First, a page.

Saturday, 1 December 2007

Christmas trees

It's December so a good time talk about science of Christmas trees.

Apart from looking and smelling wonderful, real trees use fewer materials and less energy to grow than artificial trees take to make...and if you recycle the tree afterwards (which you should) it can be turned into useful compost.

There are three main groups of plants that produce woody material:
  1. Softwoods like pine and spruce
  2. Hardwoods like oak and ash
  3. And woody monocots like bamboo and palm
This classification is botanical and has nothing to do with the hardness of the wood material (or any other mechanical property). Unless you're going to be particularly unusual this year, you'll be wanting a softwood as your Christmas tree...a cone shaped tree with needles.

Trees can be known by a common name and by a scientific name.

Common names differ around the world – even between English speaking countries. For example, the timbers known as redwood in North America (chiefly sequoia) are not the same as the timber known as redwood in Europe (Scots pine). This is why it is useful to use scientific (botanical) names in addition to the common name to avoid potential confusion.

Botanical names have two parts. The first word denotes the genus (family) and the second word denotes the species. The name is normally written in italics.

So types of wood that have the same genus name (e.g. Picea sitchensis and Picea abies) can be seen to belong to the same this case spruces (Sitka spruce and Norway spruce).

These days there are lots of different species of christmas tree to choose from. Here are a few examples...

Norway Spruce (Picea abies) is the traditional Christmas tree in the UK. It has a mid-green colour, a fine delicate foliage and a rich Christmassy scent. While fine in the chilly halls of Victorian times, it tends to drop its needles in modern centrally heated houses. Although we call it Norway Spruce the tree is native to a wide area including central and southern Europe, southern Scandinavia and the Balkans. This is also an important timber tree for the UK and is used to make timber framed houses. Mature trees grow about 35-50 metres tall.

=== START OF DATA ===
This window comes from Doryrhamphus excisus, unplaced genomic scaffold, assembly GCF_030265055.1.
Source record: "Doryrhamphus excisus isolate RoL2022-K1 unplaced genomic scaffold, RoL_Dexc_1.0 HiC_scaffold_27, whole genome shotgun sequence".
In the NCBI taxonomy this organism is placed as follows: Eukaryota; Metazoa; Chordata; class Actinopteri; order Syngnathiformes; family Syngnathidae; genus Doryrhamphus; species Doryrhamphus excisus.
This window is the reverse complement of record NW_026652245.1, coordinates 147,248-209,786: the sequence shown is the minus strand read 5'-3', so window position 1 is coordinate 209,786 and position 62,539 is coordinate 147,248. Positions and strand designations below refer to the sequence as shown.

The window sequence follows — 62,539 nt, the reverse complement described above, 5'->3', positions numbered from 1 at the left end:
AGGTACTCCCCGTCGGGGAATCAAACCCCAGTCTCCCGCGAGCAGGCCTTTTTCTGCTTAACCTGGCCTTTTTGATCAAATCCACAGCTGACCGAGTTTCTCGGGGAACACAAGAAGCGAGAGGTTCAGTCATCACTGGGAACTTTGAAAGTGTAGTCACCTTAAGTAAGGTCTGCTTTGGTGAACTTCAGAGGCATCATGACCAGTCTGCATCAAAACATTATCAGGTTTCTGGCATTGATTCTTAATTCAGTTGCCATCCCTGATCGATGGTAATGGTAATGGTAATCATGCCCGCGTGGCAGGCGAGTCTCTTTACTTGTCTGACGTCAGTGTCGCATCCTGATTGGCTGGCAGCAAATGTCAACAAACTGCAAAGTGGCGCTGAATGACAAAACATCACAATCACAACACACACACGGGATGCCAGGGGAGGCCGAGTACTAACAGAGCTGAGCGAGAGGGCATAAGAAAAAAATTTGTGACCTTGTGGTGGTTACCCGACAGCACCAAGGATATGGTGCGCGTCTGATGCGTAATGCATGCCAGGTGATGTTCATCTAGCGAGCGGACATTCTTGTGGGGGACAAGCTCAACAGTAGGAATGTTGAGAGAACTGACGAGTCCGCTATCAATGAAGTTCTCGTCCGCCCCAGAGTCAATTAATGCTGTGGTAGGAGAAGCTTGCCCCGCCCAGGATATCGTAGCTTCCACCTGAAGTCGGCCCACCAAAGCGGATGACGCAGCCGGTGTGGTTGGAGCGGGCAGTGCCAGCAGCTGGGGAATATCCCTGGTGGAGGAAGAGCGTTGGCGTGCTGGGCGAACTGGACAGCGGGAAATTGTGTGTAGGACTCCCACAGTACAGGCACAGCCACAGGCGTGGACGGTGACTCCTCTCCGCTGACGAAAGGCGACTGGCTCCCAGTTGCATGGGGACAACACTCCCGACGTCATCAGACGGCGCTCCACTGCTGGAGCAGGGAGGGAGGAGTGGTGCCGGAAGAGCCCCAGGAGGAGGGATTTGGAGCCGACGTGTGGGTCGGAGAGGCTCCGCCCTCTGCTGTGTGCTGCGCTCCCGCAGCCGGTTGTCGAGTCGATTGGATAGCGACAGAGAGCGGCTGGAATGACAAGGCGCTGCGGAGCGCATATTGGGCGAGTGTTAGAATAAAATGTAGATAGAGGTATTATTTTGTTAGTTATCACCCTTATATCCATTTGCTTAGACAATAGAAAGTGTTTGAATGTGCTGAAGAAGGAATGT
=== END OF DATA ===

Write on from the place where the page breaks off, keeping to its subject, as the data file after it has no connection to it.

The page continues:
Scots Pine (Pinus sylvestris) is the traditional North American Christmas tree. It has the advantage that it keeps its needles well so long as you keep the tree from drying out. The downside is that the needles are pin sharp. If you like your tree to be more tree than decorations this is a good one to go for as it tends to have lots of tightly packed branches. Scots pine is certainly not limited to has the widest natural range of any pine, growing right across northern Europe and Asia. This is also an important timber tree for the UK and is used to make timber framed houses. Mature trees grow about 25 to 35 metres tall.

Lodgepole Pine (Pinus contorta) has a cheerful yellowish green colour, and a sharp fragrance. It is native to the Rocky Mountains in North America and was introduced into the UK in 1855 because growers liked its ability to grow well on poor wet soils and its resistance to pests.

Korean Fir (Abies koreana) is a tree native to Korea that was introduced into the UK in 1913. Mature trees are relatively small, growing only about 10 metres in height. It has a bright silver undersides to the leaves, white buds and grows tightly packed branches making it an attractive choice.